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Metab Syndr Relat Disord [journal]
- Genetic and Environmental Relationships of Metabolic and Weight Phenotypes to Metabolic Syndrome and Diabetes: The Healthy Twin Study. [JOURNAL ARTICLE]
- Metab Syndr Relat Disord 2014 Oct 21.
Abstract Background: We aimed to examine the relationships, including genetic and environmental correlations, between metabolic and weight phenotypes and factors related to diabetes and metabolic syndrome. Design and Methods: Participants of the Healthy Twin Study without diabetes (n=2687; 895 monozygotic and 204 dizygotic twins, and 1588 nontwin family members; mean age, 42.5±13.1 years) were stratified according to body mass index (BMI) (<25 vs. ≥25 kg/m(2)) and metabolic syndrome categories at baseline. The metabolic traits, namely diabetes and metabolic syndrome, metabolic syndrome components, glycated hemoglobin (HbA1c) level, and homeostasis model assessment of insulin resistance (HOMA-IR), were assessed after 2.5±2.1 years. Results: In a multivariate-adjusted model, those who had metabolic syndrome or overweight phenotypes at baseline were more likely to have higher HbA1C and HOMA-IR levels and abnormal metabolic syndrome components at follow-up as compared to the metabolically healthy normal weight subgroup. The incidence of diabetes was 4.4-fold higher in the metabolically unhealthy but normal weight individuals and 3.3-fold higher in the metabolically unhealthy and overweight individuals as compared with the metabolically healthy normal weight individuals. The heritability of the metabolic syndrome/weight phenotypes was 0.40±0.03. Significant genetic and environmental correlations were observed between the metabolic syndrome/weight phenotypes at baseline and the metabolic traits at follow-up, except for incident diabetes, which only had a significant common genetic sharing with the baseline phenotypes. Conclusions: The genetic and environmental relationships between the metabolic and weight phenotypes at baseline and the metabolic traits at follow-up suggest pleiotropic genetic mechanisms and the crucial role of lifestyle and behavioral factors.
- Lifestyle Changes Followed by Bariatric Surgery Lower Inflammatory Markers and the Cardiovascular Risk Factors C3 and C4. [JOURNAL ARTICLE]
- Metab Syndr Relat Disord 2014 Oct 20.
Abstract Background: Morbidly obese patients are at risk of developing insulin resistance and cardiovascular disease. Low-grade systemic inflammation is an important factor for this development. We evaluated the effect of bariatric surgery on markers of inflammation, coagulation and glucose metabolism. Methods: Ninety-seven morbidly obese patients and 17 lean subjects (control group) participated. Anthropometric measurements as well as fasting blood samples were obtained at first admission, prior to surgery, and 1 year after surgery. Results: At admission, the morbidly obese group had significantly elevated levels of the complement components C3 and C4 compared to the lean control group (P<0.0001). Levels of C3 and C4 dropped significantly in the morbidly obese group over time (P<0.0001), and, 1 year after the operation, levels were comparable to those of the control group. The same changes were seen for markers of inflammation (high-sensitivity C-reactive protein, tumor necrosis factor-α, interferon-γ, interleukin-1 receptor antagonist, IL-6, and IL-13), coagulation (fibrinogen and plasminogen activator inhibitor-1), and glucose metabolism (leptin and insulin). There was a positive correlation between changes in C3 and body mass index, weight, coagulation parameters, inflammatory parameters, and leptin, respectively. Conclusions: Bariatric surgery in morbidly obese patients reduced weight effectively. Even more importantly, the increased levels of several risk factors associated with diabetes and cardiovascular co-morbidity normalized 1 year after surgery.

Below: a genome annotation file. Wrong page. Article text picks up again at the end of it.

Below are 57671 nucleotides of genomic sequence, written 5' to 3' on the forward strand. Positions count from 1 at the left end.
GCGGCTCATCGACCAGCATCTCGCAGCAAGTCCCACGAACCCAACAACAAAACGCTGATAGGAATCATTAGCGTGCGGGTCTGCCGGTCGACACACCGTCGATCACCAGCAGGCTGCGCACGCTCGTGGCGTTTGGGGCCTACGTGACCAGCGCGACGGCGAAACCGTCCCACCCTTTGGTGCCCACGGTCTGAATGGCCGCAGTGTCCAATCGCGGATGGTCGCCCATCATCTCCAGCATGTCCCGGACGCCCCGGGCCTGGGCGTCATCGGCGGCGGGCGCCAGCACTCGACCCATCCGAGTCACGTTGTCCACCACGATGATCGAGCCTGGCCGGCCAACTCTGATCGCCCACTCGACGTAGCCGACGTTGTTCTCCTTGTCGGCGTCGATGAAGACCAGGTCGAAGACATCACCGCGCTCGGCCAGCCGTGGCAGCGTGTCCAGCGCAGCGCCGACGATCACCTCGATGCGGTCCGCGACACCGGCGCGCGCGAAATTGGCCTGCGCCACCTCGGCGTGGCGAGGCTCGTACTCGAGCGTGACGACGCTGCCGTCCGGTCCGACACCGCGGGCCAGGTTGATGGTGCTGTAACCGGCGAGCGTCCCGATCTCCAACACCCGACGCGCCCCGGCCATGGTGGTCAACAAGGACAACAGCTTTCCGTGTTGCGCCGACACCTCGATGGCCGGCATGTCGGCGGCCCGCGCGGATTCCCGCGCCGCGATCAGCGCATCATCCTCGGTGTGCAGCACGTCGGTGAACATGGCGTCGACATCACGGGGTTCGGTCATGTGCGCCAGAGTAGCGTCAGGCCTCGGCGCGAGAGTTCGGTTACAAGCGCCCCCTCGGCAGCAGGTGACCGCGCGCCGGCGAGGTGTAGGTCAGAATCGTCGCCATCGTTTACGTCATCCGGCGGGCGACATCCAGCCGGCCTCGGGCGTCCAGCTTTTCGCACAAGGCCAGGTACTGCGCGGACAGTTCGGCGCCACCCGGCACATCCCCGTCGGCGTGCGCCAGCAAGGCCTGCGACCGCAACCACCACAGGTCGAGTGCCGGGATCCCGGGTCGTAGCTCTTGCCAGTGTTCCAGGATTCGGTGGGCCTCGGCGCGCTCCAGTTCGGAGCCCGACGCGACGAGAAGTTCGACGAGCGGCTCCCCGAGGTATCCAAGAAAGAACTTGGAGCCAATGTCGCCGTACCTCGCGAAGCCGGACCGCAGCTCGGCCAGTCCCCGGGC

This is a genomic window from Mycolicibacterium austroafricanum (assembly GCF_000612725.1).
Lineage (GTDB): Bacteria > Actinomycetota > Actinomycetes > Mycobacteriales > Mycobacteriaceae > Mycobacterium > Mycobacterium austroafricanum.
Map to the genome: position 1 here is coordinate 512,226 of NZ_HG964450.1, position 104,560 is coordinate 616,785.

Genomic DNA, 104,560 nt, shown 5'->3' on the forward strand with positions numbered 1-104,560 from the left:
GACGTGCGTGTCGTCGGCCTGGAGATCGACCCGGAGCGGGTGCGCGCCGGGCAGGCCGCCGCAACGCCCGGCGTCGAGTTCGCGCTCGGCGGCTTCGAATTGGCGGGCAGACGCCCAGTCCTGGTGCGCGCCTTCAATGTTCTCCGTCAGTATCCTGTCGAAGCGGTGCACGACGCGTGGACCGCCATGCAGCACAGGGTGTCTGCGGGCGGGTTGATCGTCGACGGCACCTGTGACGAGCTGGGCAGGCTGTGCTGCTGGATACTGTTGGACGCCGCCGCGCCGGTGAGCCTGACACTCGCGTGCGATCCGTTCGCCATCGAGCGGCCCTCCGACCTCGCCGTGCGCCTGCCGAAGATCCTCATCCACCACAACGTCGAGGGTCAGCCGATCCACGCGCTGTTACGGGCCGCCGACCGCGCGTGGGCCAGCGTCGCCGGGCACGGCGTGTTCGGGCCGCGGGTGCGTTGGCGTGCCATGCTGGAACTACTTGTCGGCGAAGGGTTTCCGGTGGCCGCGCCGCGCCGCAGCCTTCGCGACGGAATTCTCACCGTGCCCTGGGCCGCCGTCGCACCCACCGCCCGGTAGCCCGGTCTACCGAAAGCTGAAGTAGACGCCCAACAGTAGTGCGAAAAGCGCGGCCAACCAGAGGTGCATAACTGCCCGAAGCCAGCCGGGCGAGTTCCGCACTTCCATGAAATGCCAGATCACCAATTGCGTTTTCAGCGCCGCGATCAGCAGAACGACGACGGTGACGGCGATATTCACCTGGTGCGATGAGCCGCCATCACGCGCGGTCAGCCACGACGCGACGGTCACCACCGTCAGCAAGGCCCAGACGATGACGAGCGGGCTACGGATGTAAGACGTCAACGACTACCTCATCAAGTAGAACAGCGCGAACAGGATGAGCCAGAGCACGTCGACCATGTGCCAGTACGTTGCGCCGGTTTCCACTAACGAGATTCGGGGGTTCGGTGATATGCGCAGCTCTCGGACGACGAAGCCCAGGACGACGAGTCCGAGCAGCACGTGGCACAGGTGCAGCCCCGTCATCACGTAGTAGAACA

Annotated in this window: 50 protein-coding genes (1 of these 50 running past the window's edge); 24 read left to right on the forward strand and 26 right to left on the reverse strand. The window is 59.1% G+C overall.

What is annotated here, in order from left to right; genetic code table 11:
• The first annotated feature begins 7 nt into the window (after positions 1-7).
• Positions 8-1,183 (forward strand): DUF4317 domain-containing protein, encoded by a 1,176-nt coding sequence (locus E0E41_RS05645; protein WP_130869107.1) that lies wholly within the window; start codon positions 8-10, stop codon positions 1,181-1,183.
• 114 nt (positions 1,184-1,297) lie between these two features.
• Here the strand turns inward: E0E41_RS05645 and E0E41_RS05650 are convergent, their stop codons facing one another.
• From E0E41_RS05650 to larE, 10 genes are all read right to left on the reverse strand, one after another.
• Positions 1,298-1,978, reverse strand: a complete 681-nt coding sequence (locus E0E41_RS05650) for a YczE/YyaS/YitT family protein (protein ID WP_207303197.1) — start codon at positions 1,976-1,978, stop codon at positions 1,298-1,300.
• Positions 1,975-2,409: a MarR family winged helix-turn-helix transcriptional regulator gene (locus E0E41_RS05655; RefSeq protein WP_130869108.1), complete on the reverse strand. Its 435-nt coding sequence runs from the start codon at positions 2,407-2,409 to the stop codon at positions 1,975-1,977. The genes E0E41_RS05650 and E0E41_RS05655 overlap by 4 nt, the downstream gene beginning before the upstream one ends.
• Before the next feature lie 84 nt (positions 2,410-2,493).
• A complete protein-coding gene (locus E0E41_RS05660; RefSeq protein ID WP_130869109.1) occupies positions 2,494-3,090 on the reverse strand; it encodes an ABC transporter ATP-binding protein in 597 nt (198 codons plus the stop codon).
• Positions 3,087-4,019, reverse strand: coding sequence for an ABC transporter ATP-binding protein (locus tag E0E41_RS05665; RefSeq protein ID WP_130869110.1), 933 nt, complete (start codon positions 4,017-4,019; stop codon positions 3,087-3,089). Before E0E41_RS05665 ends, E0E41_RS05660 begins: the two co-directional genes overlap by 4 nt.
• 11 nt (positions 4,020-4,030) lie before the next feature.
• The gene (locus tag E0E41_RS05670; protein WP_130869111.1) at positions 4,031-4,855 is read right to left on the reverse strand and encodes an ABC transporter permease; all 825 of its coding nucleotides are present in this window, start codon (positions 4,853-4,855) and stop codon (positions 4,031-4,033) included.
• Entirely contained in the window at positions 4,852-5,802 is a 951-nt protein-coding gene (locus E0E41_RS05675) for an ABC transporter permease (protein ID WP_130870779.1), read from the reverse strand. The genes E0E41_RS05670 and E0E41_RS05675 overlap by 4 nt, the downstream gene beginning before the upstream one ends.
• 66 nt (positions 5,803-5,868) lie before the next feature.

- Associations of Blood Lipid-Related Indices with Blood Pressure and Pulse Pressure in Middle-Aged Men. [JOURNAL ARTICLE]
- Metab Syndr Relat Disord 2014 Oct 16.
Abstract Introduction: Low-density lipoprotein cholesterol to high-density lipoprotein cholesterol (LDL-C/HDL-C) ratio is known as a classical atherogenic index. In addition, triglycerides to HDL-C (TGs/HDL-C) ratio and lipid accumulation product (LAP) have been proposed to be good discriminators for cardiometabolic risk. The aim of this study was to determine which lipid index is most strongly associated with blood pressure and pulse pressure. Methods: The subjects were 36,536 Japanese men aged 35-60 years who were not receiving drug therapy for dyslipidemia. Relationships of each lipid index with blood pressure and pulse pressure were investigated by using linear and logistic regression analyses. Results: There were significant positive correlations of systolic and diastolic blood pressure and pulse pressure with the lipid-related indices such as LDL-C/HDL-C ratio, TGs/HDL-C ratio, and LAP. The correlations with LAP were significantly stronger than those with the LDL-C/HDL-C ratio and the TGs/HDL-C ratio. Odds ratios (ORs) for hypertension and high pulse pressure in subjects with versus subjects without high levels of each lipid-related index were significantly higher than the reference level of 1.00. The ORs of subjects with versus subjects without high LAP tended to be higher than the ORs of subjects with versus subjects without high LDL-C/HDL-C ratio or high TGs/HDL-C ratio. In the linear and logistic regression analyses, the associations of the lipid-related indices with pulse pressure were weaker than the corresponding associations with blood pressure. Conclusion: LAP shows stronger associations with blood pressure and pulse pressure than the other lipid-related indices and is suggested to be better for discriminating the risk of hypertension.